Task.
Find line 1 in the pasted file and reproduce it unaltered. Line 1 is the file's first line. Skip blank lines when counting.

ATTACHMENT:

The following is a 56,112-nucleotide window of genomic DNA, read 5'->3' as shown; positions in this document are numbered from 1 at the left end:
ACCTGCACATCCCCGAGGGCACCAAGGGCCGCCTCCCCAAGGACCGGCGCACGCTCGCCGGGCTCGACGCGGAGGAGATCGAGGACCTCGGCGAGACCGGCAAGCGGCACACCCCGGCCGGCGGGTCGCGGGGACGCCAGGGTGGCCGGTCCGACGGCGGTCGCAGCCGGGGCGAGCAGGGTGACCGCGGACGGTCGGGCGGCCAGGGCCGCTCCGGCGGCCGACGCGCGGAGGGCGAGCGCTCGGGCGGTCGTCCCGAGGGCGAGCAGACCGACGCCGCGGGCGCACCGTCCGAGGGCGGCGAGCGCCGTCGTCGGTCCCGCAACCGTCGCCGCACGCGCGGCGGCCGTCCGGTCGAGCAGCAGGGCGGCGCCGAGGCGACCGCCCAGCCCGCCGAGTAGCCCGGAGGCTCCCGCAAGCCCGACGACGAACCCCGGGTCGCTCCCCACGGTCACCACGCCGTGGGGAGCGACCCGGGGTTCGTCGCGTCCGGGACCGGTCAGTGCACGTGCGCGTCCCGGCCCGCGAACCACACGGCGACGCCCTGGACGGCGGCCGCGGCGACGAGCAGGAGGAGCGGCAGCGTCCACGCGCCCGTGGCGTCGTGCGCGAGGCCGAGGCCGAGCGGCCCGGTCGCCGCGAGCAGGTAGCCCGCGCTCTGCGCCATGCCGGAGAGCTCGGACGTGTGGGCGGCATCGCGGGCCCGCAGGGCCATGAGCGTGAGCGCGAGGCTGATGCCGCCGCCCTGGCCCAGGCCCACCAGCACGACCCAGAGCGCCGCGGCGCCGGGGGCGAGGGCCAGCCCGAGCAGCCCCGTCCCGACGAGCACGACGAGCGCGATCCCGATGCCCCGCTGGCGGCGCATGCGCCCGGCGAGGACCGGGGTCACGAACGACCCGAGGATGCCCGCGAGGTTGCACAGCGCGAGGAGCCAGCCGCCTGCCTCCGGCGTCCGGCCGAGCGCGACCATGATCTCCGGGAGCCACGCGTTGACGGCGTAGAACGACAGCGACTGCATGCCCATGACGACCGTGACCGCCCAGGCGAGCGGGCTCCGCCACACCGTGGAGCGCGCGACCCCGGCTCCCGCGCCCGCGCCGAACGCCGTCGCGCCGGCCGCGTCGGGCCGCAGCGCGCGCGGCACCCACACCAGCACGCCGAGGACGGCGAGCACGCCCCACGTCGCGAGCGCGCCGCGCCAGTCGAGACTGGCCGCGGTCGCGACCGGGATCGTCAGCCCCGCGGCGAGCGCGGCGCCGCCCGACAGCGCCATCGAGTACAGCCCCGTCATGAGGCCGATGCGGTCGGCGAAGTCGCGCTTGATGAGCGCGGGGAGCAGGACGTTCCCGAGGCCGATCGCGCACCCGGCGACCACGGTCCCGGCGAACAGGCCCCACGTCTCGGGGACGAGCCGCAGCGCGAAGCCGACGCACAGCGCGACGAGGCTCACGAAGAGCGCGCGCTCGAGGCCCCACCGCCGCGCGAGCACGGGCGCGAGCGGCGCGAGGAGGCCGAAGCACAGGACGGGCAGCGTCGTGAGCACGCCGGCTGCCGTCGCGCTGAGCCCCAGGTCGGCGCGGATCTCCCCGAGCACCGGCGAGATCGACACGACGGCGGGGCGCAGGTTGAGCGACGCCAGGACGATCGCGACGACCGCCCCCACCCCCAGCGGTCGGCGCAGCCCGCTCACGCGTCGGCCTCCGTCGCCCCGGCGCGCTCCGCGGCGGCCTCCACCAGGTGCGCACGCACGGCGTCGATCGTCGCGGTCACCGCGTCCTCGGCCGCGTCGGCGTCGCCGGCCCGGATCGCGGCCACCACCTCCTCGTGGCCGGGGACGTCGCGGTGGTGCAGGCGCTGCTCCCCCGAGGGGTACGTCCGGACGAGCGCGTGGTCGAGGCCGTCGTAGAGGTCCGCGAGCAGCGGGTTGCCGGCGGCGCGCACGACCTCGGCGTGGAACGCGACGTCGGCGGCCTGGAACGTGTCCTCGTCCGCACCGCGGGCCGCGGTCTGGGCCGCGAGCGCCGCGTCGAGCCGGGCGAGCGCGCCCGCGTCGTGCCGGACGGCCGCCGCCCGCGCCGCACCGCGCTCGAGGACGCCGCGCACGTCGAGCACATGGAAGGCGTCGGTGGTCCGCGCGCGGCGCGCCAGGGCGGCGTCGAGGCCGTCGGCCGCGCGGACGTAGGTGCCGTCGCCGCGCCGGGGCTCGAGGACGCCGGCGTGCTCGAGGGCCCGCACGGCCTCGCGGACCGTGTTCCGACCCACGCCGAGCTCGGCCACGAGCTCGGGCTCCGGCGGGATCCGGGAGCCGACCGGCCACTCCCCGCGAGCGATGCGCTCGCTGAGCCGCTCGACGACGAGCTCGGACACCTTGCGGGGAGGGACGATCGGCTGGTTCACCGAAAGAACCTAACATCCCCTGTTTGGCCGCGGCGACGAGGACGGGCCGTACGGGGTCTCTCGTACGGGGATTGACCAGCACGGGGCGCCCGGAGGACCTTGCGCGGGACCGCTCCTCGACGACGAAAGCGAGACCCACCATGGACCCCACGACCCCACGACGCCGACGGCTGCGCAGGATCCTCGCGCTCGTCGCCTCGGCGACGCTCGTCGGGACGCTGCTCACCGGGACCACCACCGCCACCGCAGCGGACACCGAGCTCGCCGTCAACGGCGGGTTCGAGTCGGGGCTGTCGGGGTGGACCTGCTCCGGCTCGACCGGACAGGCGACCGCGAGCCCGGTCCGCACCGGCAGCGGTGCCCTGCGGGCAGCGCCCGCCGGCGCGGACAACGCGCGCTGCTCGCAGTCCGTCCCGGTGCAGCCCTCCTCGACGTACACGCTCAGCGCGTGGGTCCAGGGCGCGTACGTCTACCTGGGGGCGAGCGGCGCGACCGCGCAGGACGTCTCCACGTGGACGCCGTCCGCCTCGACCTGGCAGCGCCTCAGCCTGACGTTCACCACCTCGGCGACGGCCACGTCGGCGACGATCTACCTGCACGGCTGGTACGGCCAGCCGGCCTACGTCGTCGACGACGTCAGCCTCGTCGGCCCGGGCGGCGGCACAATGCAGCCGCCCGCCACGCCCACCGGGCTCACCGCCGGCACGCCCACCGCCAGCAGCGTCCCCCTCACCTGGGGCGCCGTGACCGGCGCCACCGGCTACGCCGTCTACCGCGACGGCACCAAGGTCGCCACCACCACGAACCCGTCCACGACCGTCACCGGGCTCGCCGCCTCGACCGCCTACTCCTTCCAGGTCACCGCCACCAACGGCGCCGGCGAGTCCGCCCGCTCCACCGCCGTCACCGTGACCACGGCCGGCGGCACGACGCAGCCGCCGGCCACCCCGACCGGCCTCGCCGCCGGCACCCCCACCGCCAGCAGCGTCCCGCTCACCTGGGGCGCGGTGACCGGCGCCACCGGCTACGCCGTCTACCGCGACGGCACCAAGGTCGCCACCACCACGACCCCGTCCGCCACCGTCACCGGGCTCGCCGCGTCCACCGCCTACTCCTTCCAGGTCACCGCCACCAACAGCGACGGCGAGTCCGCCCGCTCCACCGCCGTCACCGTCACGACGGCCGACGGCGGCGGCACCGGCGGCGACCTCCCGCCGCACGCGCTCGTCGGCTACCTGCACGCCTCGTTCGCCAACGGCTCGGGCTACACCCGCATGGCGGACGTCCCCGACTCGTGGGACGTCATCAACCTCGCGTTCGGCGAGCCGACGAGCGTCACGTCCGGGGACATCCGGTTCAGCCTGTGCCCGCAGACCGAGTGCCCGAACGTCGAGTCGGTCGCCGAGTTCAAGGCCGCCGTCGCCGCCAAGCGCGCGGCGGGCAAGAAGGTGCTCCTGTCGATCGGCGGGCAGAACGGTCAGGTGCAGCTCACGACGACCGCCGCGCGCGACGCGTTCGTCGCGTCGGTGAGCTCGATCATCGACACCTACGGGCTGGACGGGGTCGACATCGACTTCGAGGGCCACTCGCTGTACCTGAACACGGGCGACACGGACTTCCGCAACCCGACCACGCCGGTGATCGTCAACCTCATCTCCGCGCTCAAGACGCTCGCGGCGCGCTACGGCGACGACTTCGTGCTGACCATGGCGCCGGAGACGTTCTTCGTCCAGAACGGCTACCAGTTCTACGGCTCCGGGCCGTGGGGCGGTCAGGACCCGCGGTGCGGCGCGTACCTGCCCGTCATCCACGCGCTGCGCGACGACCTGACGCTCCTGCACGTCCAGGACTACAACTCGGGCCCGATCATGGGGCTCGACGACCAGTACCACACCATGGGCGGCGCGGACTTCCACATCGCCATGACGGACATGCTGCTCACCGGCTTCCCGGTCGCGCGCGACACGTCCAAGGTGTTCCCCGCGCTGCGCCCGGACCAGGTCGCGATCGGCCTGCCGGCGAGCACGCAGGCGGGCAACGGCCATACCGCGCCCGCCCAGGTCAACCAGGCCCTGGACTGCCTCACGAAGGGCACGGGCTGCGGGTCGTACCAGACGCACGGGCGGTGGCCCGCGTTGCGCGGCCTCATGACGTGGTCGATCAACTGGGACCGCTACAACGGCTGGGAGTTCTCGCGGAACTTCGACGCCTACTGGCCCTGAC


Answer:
The following is a 56,112-nucleotide window of genomic DNA, read 5'->3' as shown; positions in this document are numbered from 1 at the left end: